Gladiola Grim played the piano at every social function. We hated it. Her sense of rhythm had always been atrocious, but the last time I heard her play, just before she was murdered, she exceeded our lowest expectations when she executed her variations on Moonlight Sonata. I use the term executed judiciously, of course, since poor Beethoven would have gleefully strangled her if the stranger wearing a black cape hadn’t obliged shortly after the musical fiasco.
There is no need, as you can see, to put another had before the word exceeded. The timing is perfectly clear. Without the past tenses and past perfects, though, the chronology becomes harder to follow:
Gladiola Grim plays the piano at every social function. We hate it. Her sense of rhythm is atrocious, but the last time I’m listening to her play, just before she’s murdered, she exceeds our lowest expectations when she executes her variations on Moonlight Sonata. I use the term executes judiciously, of course. Poor Beethoven misses out on strangling her because the stranger wearing a black cape beats him to it.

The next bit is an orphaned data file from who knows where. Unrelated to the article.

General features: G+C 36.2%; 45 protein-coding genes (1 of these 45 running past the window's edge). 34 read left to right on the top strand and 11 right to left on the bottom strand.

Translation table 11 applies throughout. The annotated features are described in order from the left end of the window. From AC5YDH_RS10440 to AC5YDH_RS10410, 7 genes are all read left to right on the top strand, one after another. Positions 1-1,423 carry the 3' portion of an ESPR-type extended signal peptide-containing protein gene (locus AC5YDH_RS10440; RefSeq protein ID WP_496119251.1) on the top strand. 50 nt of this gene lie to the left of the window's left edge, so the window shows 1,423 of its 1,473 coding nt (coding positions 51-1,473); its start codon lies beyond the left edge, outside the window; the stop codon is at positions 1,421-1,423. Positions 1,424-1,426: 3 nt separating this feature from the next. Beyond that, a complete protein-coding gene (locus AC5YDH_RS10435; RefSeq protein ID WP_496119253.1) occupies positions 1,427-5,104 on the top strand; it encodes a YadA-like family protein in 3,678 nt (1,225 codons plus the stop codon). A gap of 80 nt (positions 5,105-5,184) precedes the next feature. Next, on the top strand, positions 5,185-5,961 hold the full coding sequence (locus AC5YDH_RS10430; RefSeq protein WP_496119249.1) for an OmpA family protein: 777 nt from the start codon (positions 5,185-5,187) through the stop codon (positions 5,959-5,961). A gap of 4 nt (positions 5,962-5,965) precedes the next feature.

I would like to keep had in the running. If English has to evolve—and what language doesn’t?—Dirk and I would vote for clarity rather than what I see as a lazy approach to tenses.
Fran Stewart is the author of the Biscuit McKee Mysteries – Gray as Ashes is the seventh book in that series – as well as a standalone mystery – A Slaying Song Tonight, set during the Great Depression. Her non-fiction work includes From the Tip of My Pen: A Workbook for Writers. Her new ScotShop Mystery Series from Berkley Press began with A Wee Murder in My Shop. The second book in that series, A Wee Doe of Death, was released in early 2016. Book number 3 of the ScotShop Mysteries, A Wee Homicide in the Hotel, will be released February 7, 2017. Fran lives quietly with various rescued cats beside a creek on the other side of Hog Mountain, Georgia, northeast of Atlanta. She is a member of the National League of American Pen Women, Sisters in Crime, and Mystery Writers of America. Read more about Fran and her works at www.franstewart.com